From: David Neary (nearyd at domain khumbu.eeng.dcu.ie)
Date: Fri 08 Oct 1999 - 14:20:44 IST
Just got this from the DCU notice board...thought a few people on the list
might be interested. If I was wrong, flames are welcome. I'm a lonely guy
and that kind of thing makes me feel worthwhile :)
---------- Forwarded message ----------
Date: Fri, 8 Oct 1999 12:58:08 +0100 (IST)
From: Barry McMullin <mcmullin at domain eeng.dcu.ie>
To: local-notices at domain mjmail.eeng.dcu.ie
Subject: LOCAL-NOTICES: DCU Guest Lecture: "Internet Guru" Philip Greenspun...
DUBLIN CITY UNIVERSITY
"A Future So Bright You'll Need to Wear Sunglasses"
Massachusetts Institute of Technology
Date: Wednesday, 13th October 1999
Venue: CG12 (Grattan Building, DCU Campus)
On behalf of DCU I am delighted to announce a guest lecture by
Philip Greenspun, of MIT and ArsDigita LLC.
The current media frenzy around the Internet, the Web, and
eCommerce is all too frequently fuelled by naked emperors. In my
view, Philip Greenspun is the startling and hopeful exception to
this. He tells it like it is, warts and all. And as a genuine
Internet pioneer, and the creative force behind some of the
world's most functional - and beautiful - web sites and services,
he ought to know a thing or two.
His book - "Philip and Alex's Guide to Web Publishing" - has
become an essential reference, not just for web designers and
engineers, but for anyone, anywhere, who needs to understand the
real revolution that the Internet has unleashed. Through his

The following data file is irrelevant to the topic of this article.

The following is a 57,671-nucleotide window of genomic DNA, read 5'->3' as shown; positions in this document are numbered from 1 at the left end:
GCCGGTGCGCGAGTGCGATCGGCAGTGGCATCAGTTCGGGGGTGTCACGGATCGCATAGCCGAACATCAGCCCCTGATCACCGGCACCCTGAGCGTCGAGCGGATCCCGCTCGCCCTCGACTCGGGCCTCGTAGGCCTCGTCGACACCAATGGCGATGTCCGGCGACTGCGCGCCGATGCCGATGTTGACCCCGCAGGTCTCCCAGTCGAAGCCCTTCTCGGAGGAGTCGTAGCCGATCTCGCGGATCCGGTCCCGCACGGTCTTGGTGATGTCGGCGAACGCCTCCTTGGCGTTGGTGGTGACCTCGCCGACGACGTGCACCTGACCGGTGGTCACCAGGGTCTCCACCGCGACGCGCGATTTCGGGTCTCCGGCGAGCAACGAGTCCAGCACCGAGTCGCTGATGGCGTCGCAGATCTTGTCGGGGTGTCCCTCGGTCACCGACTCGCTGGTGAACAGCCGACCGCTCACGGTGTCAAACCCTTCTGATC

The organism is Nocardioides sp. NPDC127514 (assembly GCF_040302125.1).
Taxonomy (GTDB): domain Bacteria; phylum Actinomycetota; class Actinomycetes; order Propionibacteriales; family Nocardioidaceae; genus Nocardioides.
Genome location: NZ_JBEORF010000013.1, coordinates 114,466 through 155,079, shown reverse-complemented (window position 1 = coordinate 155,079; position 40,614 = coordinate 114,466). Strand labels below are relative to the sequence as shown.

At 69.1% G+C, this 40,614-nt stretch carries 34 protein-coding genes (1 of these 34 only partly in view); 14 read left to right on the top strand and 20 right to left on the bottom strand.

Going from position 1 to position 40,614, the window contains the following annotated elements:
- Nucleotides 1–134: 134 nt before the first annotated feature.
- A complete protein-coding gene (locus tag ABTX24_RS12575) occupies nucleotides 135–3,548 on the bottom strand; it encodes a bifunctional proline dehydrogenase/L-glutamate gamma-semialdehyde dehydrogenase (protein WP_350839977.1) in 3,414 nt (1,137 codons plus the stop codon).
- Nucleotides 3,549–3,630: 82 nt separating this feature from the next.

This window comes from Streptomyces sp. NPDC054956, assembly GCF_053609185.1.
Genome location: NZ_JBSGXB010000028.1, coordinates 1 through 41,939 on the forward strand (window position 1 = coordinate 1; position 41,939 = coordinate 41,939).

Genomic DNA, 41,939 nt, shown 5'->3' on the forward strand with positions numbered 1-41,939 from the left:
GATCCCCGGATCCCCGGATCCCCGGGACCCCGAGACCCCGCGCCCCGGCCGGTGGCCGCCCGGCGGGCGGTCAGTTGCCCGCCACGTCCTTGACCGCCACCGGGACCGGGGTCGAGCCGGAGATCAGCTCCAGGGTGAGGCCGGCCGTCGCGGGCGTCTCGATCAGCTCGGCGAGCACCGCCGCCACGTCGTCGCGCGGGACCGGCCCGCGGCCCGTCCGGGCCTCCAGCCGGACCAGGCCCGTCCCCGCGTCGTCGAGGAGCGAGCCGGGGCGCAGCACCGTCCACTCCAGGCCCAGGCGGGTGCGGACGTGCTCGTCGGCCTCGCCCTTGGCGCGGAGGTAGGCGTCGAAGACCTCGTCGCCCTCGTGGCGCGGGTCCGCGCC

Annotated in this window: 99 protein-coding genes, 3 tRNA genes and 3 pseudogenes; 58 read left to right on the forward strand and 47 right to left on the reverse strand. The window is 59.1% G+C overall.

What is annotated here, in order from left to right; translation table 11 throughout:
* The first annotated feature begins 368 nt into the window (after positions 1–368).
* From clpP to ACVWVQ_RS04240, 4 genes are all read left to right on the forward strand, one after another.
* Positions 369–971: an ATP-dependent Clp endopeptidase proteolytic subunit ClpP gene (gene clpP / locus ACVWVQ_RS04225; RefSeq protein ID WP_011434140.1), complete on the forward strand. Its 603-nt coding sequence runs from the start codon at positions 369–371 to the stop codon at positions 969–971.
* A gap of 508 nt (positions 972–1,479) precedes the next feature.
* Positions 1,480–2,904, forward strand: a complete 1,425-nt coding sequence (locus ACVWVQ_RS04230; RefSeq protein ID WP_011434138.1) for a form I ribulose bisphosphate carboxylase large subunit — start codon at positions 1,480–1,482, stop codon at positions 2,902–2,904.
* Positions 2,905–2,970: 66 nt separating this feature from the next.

company, ArsDigita, he has not only achieved exceptional
technical and financial success, but has championed a unique
vision of community participation and support through, for
example, free, open source, distribution of the ACS software
system, and the annual US$10,000 ArsDigita Prize which recognizes
achievement by young people who have built and maintained Web
Philip's visit to DCU is a unique opportunity. Don't miss it.
- Barry McMullin.
Philip and Alex's Guide to Web Publishing:
Greenspun Slide Presentations (built with "WimpyPoint"):
MIT Course 6.916: "Software Engineering of Innovative Web Services"
I leave the last word to Philip himself, from "Philip and Alex's
Guide to Web Publishing":
Can we learn anything general from my results? Absolutely. Armies
of hardware engineers will work anonymously in cubicles like
slaves for 30 years so that the powerful computers used by
pioneers in the 1960s will be affordable to everyone. Then in the
1990s rich people and companies will use their PR staffs to take
credit for the innovations of the pioneers in the 1960s, without
even having the grace to thank the hardware geeks who made it
possible for them to steal credit in the first place. Finally,
the media will elect a few official pundits who are (a) familiar
enough with the 1960s innovations to predict next year's
Cyberlandscape for the AOL crowd, but (b) not so familiar with
the history of these innovations that they sound unconvincing
when crediting them to the rich people and companies of the
Dave Neary, Phone: (01) 8720654
currently professionally homeless E-mail: nearyd at domain eeng.dcu.ie
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